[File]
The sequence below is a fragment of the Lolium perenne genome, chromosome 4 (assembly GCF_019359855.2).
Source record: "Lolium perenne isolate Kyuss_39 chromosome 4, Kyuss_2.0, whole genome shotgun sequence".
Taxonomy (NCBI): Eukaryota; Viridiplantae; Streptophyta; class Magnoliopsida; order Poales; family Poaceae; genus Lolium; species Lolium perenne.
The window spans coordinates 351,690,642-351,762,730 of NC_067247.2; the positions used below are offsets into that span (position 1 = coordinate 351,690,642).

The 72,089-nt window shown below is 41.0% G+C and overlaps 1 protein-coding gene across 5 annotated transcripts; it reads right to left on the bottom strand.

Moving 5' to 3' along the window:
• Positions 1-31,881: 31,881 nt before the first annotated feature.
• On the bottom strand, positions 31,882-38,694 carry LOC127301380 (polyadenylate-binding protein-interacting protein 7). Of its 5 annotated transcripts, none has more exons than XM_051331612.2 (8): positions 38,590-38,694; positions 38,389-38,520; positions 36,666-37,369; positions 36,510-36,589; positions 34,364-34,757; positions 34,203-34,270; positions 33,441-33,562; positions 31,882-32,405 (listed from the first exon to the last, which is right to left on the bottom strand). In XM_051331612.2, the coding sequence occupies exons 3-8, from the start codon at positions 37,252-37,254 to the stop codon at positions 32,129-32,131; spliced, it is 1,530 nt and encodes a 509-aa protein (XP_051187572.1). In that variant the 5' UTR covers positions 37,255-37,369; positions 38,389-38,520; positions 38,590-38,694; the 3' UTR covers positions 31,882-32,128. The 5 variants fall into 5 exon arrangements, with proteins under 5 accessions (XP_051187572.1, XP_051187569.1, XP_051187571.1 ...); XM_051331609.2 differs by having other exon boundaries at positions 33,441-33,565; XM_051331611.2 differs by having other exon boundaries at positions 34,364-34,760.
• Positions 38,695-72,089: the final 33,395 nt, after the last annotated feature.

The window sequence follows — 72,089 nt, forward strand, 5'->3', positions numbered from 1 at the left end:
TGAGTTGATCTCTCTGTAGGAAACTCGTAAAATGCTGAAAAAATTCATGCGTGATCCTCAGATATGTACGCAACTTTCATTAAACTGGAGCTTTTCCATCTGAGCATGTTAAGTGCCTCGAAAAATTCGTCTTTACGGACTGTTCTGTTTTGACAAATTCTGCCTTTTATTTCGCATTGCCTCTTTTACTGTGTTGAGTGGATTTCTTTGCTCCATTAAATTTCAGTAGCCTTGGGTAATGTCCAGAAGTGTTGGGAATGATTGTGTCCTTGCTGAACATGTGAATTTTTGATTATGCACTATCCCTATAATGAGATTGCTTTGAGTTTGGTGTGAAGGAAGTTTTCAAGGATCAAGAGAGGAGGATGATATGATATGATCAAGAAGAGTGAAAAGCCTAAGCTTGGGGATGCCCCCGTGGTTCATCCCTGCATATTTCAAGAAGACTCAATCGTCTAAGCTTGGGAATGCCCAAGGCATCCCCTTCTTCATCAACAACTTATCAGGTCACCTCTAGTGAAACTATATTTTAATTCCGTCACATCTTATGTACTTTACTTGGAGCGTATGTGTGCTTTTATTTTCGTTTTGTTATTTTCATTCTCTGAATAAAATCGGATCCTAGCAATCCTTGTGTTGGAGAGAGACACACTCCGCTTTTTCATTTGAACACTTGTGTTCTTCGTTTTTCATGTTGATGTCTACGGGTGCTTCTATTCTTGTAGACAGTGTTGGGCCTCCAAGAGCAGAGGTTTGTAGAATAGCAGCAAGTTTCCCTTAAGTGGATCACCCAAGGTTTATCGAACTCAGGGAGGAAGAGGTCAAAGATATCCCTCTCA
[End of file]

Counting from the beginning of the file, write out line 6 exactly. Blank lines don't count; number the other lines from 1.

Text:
Moving 5' to 3' along the window: